day, but I've not gone in for dishonest
saloonkeepers, disorderly people, etc.--and neither has any of the men
who have made big fortunes in politics.
There's an honest graft, and I'm an example of how it works. I might sum
up the whole thing by sayin': "I seen my opportunities and I took 'em."
Just let me explain by examples. My party's in power in the city, and
it's goin' to undertake
a lot of public improvements. Well, I'm tipped
off, say, that they're going to lay out a new park at a certain place.
I see my opportunity and I take it. I go to that place and I buy up all
the land I can in the neighborhood. Then the board of this or that makes
its plan public, and there is a rush to get my land, which nobody cared
particular for before.
Ain't it perfectly
honest to charge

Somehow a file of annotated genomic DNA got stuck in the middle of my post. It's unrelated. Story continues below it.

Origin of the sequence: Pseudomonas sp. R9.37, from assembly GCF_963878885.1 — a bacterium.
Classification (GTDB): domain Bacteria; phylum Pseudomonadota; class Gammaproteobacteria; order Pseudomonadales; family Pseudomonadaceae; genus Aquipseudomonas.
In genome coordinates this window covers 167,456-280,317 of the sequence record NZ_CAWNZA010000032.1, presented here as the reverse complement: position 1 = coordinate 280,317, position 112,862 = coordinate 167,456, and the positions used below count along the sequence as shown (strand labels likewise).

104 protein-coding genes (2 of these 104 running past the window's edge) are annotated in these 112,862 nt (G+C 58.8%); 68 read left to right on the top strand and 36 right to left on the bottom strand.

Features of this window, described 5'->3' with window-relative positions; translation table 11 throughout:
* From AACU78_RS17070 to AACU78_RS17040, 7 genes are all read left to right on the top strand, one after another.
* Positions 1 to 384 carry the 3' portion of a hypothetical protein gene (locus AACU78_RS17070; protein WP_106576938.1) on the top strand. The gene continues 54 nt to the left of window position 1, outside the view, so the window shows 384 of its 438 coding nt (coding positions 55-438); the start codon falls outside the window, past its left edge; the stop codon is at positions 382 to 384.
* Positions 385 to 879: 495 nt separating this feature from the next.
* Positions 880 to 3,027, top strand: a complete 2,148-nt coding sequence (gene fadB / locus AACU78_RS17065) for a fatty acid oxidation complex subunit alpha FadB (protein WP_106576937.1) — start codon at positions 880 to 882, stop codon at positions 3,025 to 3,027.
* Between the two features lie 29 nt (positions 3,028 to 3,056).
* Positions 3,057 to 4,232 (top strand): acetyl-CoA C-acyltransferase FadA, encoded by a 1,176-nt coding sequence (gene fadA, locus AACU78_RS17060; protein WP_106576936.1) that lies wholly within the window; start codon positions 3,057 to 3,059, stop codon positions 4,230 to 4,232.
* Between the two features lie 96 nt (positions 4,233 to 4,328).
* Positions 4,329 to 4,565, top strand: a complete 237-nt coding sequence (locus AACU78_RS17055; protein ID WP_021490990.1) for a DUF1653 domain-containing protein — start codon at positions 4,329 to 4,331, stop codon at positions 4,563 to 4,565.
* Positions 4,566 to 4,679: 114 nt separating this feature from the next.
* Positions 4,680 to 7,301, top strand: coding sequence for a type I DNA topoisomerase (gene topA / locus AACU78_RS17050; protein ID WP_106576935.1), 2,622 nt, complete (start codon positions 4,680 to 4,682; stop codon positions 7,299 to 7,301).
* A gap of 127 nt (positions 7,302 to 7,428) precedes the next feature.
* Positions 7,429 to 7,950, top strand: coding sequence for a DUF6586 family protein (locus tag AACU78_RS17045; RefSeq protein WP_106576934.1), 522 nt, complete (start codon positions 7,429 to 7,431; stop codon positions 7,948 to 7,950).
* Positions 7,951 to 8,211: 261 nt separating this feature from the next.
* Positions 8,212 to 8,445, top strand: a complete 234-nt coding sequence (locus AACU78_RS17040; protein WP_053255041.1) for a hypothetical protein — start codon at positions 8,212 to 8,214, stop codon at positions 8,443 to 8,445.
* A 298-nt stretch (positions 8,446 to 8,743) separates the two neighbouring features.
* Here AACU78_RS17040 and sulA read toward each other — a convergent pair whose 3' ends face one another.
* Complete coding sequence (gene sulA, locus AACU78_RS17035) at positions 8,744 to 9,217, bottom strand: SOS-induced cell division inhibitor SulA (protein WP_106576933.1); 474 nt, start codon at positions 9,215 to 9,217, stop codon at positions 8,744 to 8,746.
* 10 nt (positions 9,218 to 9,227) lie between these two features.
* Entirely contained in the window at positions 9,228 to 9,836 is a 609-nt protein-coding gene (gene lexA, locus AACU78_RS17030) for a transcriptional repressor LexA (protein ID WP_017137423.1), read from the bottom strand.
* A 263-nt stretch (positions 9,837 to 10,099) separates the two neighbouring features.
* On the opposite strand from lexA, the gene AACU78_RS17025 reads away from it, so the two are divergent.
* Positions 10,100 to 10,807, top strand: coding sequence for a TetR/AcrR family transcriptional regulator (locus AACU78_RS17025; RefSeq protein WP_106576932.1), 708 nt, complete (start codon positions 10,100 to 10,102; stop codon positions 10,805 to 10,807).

a good price and make a profit on my
investment and foresight? Of course, it is. Well, that's honest graft.
Or supposin' it's a new bridge
they're goin' to build. I get tipped off
and I buy as much property as I can that has to be taken for approaches.
I sell at my own price later on and drop some more money in the bank.
Wouldn't you? It's just like lookin' ahead in Wall Street or in the
coffee or cotton market. It's honest graft, and I'm lookin' for it every
day in the year. I will tell you frankly
that I've got a good lot of it,
I'll tell you of one case. They were goin' to fix up a big park, no
matter where. I got on to it, and went lookin' about for land in that
I could get nothin' at a bargain
but a big piece of swamp, but I took it
fast enough and held on to it. What turned out was just what I counted
on. They couldn't make the park complete without Plunkitt's swamp, and
they had to pay a good price for it. Anything dishonest
Up in the watershed I made some money, too. I bought up several bits of
land there some years ago and made a pretty good guess that they would
be bought up for water purposes later by the city.
Somehow, I always guessed about right, and shouldn't I enjoy the